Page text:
As hooligans in Jerusalem shout anti-Arab slogans and threaten individual Arabs, giving rise to the word ‘Zio-fascists’, Israel prepares to invade Gaza yet again, while Kiev shells villages and towns as it prepares to besiege Eastern Ukraine’s two largest cities. The Gaza invasion is clearly an effort to torpedo the Palestinian unity government, while the Ukraine offensive is just as clearly a US-led attempt to draw Russia into a shooting war with NATO. Both illustrate the increasingly fascistic nature of globalization. The question is whether Europe, which has known the horrors of fascism up close, will continue to go along with Washington’s and Tel Aviv’s plans.
A hopeful sign that indeed it may not, is the French Finance Minister daring to say out loud what many leaders have been thinking: that it’s time for the world to stop using the dollar as its reserve currency. His remark came after a major French bank received a humungous fine for infringing US sanctions. Until now, only the BRICS countries were talking about the need for a different reserve currency, and it was easy to brush them off as incapable of making this happen. But when the second most economically important country in the EU talks this way, something is afoot. The fact that it is not Germany, Europe’s biggest economy, that made the remark is irrelevant: there has always been a division of labor within the duo.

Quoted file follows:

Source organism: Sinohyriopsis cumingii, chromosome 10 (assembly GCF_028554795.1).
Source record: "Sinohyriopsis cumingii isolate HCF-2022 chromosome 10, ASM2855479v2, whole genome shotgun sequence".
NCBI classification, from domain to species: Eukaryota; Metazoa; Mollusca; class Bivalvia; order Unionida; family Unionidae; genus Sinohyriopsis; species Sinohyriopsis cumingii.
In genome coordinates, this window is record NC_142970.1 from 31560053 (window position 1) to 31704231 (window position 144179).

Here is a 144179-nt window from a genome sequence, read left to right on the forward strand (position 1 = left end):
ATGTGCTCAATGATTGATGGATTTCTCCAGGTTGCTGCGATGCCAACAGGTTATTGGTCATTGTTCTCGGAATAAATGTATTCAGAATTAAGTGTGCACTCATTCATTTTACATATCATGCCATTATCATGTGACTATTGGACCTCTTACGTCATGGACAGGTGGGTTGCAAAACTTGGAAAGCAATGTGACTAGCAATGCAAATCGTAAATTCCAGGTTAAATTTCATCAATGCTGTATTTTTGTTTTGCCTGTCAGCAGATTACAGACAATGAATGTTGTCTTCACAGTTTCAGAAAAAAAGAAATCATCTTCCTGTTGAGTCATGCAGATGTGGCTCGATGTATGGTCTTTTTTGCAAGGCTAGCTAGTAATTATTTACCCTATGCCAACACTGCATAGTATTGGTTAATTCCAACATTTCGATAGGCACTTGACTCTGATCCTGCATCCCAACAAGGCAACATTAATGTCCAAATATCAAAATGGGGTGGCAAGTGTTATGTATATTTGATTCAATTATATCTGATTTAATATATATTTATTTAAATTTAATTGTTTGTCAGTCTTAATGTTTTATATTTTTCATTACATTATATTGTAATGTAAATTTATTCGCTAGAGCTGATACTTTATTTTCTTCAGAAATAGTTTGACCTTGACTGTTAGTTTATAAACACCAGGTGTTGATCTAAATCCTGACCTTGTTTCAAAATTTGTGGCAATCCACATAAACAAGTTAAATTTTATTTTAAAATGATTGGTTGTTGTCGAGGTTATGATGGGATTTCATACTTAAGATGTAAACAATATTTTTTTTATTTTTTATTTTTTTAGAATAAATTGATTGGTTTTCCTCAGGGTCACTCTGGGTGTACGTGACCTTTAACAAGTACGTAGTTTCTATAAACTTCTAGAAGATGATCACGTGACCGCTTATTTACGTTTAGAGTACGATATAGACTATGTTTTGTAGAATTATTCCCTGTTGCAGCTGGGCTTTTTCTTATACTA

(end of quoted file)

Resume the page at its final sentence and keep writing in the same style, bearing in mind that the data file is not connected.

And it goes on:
For its part, Germany is taking steps to counter U.S. snooping and spying. As the Guardian reported Tuesday, Angela Merkel considers that: “If the allegations (about Germans working for the CIA) are true, it would be … a clear contradiction to what I consider to be trusting cooperation between agencies and partners.” And today Des Spiegel writes: “In what amounts to a diplomatic earthquake, Berlin has asked the country’s top CIA official to leave Germany.” This unprecedented move will further strain ties with Washington, which have never been the same since revelations last year that the NSA was wire-tapping Germans – including the Chancellor herself.
Even more significantly, Merkel’s declaration was made during her seventh official trip to Beijing, where economic agreements signed and the two countries compared notes the United States.
I began writing this article Thursday, and yesterday much of it was confirmed:
As President Obama is attacked for supposed inaction abroad and overreach at home, (Speaker of the House John Boehner plans to sue him over his use of executive actions), President Putin turns up in Cuba on the first leg of a trip that will also take him to Argentina and Brazil. Russia is canceling 90% of Cuba’s debt, with the 10% remaining to be invested in joint development projects, and will drill for oil. One news source announced that former Soviet bases in Cuba are to be reactivated, to be verified. In any case, the comment that Putin excels at the judoist art of waiting patiently for one split-second right moment to act, is borne out: